Traction Control Study for a Scaled Automated Robotic Car

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Virginia Tech

This thesis presents the use of sliding mode control applied to a 1/10th scale robotic car to operate at a desired slip. Controlling the robot car at any desired slip has a direct relation to the amount of force that is applied to the driving wheels based on road surface conditions. For this model, the desired traction/slip is maintained for a specific surface which happens to be a Lego treadmill platform. How the platform evolved and the robot car was designed are also covered.

To parameterize the system dynamics, simulated annealing is used to find the minimal error between mathematical simulations and physical test results. Also discussed is how the robot car and microprocessor can be modeled as a hybrid system. The results from testing the robot car at various desired percent slip show that it is possible to control the slip dynamics of a 1/10th scale automated robotic car and thus pave the way for further studies using scaled model cars to test an automated highway system.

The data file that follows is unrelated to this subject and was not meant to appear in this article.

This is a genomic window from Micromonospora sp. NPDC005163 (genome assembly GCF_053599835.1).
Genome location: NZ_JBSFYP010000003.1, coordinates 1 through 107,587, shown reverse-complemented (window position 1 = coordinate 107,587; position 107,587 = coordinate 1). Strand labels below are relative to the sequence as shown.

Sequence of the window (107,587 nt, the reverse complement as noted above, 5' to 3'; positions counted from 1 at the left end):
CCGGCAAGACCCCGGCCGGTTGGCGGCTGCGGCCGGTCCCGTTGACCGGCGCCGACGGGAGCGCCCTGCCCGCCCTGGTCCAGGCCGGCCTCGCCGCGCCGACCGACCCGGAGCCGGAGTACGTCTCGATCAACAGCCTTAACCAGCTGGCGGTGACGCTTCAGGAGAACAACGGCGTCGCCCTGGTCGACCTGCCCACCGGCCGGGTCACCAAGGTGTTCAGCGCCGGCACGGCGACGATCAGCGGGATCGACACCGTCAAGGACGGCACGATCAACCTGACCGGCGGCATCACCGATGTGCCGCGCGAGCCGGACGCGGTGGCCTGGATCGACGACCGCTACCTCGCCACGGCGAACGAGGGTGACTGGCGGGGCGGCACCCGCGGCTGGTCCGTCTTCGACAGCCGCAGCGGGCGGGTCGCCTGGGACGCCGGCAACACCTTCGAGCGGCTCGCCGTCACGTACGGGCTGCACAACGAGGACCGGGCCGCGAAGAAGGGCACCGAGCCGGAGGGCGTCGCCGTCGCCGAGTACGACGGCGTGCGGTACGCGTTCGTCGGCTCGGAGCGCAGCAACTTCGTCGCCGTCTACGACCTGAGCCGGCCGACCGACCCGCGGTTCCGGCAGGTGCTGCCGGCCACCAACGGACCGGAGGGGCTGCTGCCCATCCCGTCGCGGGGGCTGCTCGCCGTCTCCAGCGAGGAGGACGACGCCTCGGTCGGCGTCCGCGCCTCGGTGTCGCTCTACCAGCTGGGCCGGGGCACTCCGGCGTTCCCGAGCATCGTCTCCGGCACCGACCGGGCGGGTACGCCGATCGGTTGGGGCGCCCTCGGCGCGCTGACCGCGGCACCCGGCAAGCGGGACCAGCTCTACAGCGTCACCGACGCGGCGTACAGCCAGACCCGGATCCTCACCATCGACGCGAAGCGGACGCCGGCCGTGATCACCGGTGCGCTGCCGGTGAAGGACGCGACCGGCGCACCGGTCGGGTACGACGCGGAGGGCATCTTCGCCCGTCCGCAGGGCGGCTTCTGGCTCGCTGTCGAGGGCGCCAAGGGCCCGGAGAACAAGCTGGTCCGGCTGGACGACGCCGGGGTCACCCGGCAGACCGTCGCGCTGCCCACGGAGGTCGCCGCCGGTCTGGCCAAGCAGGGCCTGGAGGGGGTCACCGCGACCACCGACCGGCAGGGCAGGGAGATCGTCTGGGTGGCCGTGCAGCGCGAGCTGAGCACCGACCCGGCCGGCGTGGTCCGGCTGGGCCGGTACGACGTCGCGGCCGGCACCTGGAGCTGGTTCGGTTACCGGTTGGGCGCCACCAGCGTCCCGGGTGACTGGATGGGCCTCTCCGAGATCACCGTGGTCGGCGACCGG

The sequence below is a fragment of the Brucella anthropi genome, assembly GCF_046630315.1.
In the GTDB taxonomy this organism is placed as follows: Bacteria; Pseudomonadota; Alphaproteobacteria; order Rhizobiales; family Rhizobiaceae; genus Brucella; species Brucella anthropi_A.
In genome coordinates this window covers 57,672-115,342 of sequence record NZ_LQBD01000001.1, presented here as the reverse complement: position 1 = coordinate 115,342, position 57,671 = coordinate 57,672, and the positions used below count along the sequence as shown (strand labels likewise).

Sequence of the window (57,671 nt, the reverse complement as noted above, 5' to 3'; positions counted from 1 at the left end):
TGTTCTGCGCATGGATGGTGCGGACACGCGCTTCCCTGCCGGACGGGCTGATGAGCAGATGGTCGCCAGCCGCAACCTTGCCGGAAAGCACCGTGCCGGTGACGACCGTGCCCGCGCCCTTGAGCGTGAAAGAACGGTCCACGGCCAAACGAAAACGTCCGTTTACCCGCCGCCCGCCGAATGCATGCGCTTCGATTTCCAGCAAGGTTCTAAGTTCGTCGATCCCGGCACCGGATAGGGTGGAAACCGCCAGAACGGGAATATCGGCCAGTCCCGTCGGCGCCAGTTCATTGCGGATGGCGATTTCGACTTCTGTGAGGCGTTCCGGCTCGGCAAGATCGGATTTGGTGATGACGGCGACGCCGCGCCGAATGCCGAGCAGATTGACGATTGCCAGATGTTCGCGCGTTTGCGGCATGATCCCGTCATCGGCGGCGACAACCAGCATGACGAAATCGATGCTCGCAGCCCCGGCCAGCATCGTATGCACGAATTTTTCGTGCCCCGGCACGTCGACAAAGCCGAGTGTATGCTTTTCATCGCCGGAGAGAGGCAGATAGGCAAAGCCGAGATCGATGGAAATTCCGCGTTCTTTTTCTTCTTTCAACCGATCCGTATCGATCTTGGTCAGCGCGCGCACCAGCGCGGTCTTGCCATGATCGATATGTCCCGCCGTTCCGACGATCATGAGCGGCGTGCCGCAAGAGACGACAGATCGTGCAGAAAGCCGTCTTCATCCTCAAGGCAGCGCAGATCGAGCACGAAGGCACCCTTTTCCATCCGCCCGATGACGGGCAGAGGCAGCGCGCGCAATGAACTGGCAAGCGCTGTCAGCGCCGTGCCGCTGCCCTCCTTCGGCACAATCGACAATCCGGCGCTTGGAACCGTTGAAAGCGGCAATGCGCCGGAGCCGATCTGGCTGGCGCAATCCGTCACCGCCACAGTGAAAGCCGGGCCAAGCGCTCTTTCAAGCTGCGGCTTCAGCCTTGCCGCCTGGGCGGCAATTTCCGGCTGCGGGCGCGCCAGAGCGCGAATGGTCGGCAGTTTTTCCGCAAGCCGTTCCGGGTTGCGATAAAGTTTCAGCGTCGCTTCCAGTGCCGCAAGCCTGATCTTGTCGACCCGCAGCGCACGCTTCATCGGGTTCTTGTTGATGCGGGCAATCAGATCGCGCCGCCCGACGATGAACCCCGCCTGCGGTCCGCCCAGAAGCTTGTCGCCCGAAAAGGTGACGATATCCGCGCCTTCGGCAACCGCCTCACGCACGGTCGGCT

sliding mode control, automated robotic car, simulated annealing, traction